Missed my expected og

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hanchen1

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I brewed an all grain beer yrsterday. My fault. My question is, "I have the wort in a fermentation vessel in my cooler in order to bring the temperature down to pitching temp. Is it possible to make a batch of wort using water and dme to make up the lost gravity points before I add the yeast?
 

Steveruch

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I brewed an all grain beer yrsterday. My fault. My question is, "I have the wort in a fermentation vessel in my cooler in order to bring the temperature down to pitching temp. Is it possible to make a batch of wort using water and dme to make up the lost gravity points before I add the yeast?
Yes. You can add it anywhere in the brewing process.
 

IslandLizard

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What was your intended (recipe's) OG and what is the current OG?

Did you add any (top-up) water to the wort in your fermenter?
Did you lose much wort somewhere in the process, like left behind in the mash or kettle?

As @Steveruch said, you can add DME to it, anytime.
Just dissolve it in some hot water, in a kitchen pot, then bring to a boil (or at least to 170F for 10') to pasteurize, cover with a lid and let chill in the sink or a tub with cold water., before adding.
Use the minimum amount of water for your makeup wort in order to keep the gravity of it as high as possible, while adding the least amount of volume.

That will fix this batch, now you need to find out why you missed the intended OG...
Coarse milled grain perhaps, wort losses, incomplete conversion, etc.?
It may take a few brews to get all your volumes and numbers worked out.

Unless you missed many points, don't sweat it too much, and use an extra pound of base malt next time.
 

AlexKay

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What was your target and what was your actual OG’s?

I do one of two things when I undershoot my OG:

1. Nothing
2. Add table sugar (within reason)
Me too, with a strong preference for #1. I've never once made a beer where I've tasted it and said, "This would be good, if only I'd hit my expected gravity."
 

Holden Caulfield

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"I have the wort in a fermentation vessel in my cooler in order to bring the temperature down to pitching temp. Is it possible to make a batch of wort using water and dme to make up the lost gravity points before I add the yeast?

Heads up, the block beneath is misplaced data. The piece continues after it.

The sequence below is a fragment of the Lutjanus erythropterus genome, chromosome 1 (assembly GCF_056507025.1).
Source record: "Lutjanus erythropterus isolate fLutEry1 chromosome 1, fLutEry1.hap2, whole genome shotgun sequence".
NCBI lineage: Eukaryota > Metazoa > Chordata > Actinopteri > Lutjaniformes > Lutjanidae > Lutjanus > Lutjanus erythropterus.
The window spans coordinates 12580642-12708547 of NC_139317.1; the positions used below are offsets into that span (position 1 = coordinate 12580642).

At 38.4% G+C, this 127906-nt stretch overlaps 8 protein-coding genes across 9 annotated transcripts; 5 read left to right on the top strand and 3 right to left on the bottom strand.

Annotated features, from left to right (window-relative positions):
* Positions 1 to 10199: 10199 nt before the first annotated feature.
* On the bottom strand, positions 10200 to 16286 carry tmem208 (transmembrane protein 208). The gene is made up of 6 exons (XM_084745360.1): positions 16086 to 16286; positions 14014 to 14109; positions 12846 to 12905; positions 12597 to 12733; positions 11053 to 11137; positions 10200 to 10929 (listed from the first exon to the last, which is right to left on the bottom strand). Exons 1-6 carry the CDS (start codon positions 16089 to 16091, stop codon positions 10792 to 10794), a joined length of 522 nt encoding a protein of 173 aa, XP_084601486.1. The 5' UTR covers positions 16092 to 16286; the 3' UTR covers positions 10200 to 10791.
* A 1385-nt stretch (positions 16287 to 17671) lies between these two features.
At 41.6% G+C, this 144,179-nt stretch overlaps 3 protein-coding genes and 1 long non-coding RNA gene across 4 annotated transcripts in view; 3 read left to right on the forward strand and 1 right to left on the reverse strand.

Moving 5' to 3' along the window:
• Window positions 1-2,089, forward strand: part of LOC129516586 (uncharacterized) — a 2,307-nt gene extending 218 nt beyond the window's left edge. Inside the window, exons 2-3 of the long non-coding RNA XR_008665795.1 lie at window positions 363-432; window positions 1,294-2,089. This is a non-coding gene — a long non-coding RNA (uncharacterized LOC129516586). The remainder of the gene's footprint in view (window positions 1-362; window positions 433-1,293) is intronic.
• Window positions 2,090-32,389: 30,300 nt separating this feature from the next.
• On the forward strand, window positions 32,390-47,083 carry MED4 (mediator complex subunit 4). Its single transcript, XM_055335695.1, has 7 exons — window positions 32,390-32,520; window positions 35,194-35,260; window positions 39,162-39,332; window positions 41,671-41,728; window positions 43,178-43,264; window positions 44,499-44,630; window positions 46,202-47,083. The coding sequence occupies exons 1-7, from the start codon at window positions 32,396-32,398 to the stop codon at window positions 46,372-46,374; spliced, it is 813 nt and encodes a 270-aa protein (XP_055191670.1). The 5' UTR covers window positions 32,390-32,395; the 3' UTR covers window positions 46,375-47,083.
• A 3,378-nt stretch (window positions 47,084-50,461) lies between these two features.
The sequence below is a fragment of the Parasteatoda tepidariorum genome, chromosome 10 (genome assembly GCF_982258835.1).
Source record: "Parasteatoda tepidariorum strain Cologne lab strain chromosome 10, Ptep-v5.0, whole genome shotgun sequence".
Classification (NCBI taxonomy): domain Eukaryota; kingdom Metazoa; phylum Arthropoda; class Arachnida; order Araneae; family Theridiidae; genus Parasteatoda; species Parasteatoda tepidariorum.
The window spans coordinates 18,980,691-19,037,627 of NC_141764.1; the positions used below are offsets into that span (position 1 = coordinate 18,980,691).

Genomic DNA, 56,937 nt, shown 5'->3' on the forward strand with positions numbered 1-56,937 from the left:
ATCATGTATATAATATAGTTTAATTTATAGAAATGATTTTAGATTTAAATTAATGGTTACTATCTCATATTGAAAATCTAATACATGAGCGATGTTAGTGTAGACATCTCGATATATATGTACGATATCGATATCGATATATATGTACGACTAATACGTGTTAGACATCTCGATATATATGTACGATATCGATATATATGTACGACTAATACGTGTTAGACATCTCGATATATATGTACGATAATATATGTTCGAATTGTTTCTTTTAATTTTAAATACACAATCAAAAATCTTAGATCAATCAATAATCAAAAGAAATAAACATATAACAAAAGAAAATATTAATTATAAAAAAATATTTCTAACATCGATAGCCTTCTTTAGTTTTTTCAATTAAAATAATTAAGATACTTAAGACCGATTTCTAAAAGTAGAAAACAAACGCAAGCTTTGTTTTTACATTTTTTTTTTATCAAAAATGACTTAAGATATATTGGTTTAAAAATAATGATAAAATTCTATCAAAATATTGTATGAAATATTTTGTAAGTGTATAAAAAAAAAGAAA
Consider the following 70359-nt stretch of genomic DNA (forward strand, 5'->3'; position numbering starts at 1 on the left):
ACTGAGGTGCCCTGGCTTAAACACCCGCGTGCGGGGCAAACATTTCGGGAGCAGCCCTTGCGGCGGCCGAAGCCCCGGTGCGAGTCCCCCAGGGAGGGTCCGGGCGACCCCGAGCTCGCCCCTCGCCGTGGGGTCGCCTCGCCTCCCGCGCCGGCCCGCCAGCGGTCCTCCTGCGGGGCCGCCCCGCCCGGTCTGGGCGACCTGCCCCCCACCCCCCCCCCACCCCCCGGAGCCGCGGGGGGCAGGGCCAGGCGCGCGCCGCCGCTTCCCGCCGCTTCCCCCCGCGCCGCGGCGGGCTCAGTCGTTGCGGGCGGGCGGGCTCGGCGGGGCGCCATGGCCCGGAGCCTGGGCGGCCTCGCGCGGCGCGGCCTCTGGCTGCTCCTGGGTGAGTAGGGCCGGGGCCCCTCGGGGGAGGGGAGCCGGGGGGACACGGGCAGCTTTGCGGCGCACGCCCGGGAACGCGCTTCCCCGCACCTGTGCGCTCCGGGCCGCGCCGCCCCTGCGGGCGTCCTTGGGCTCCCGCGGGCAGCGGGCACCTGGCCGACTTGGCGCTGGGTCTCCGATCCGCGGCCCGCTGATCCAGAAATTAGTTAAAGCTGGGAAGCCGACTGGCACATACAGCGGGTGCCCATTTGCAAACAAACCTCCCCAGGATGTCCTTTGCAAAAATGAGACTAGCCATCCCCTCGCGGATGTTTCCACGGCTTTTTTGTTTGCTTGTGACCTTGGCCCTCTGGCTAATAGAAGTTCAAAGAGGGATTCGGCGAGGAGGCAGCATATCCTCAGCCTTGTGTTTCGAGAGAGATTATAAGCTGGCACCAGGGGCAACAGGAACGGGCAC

Going forward...

Best time to adjust your wort to come within measurement error of your intended OG every time is after you have collected your preboil volume.

Using a refractometer you can quickly assess how much sugar (points) was collected (gallons*(sg-1)*1000) and add or subtract sugar by adding DME or pouring off wort and adding back water. If your boil rate is reasonably accurate, then you will hit your OG every time. There are calculators available that can quickly make the calculations for you. This is best practice for a few reasons...
  • Simpler process (don't have to worry about boiling up some DME at the end of the day)
  • Adding DME+water to your fermenter changes the volume diluting your intended hop bitterness slightly
  • While table sugar will add alcohol, it will add no flavor or body
 

hotbeer

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How far off were you? And did you wind up with more volume of wort than what the recipe suggested you should have?

It doesn't take very much extra water to give you a lower SG than expected.

And how well the grain was crushed, your mash procedures, sparging, BIAB or more traditional methods will make some difference too.

While you can make it up with extract or sugar of some sort, why bother? Just accept that it'll be a lower ABV and maybe not quite the same tasting experience as if it were the correct OG.
 
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hanchen1

hanchen1

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Thanks for the info. My intended OG was 1.061. My actual was 1.040. I believe I used too much water for the mash. Grains were 14 lbs and I used 5.5 gallons of water. I think it was the new math that screwed me up, not age.

I talked to a brewer about 1 hour ago and walked me me through the amount of dme to use to make up for the lost gravity points and the process involved.

Thanks again our the help.
 
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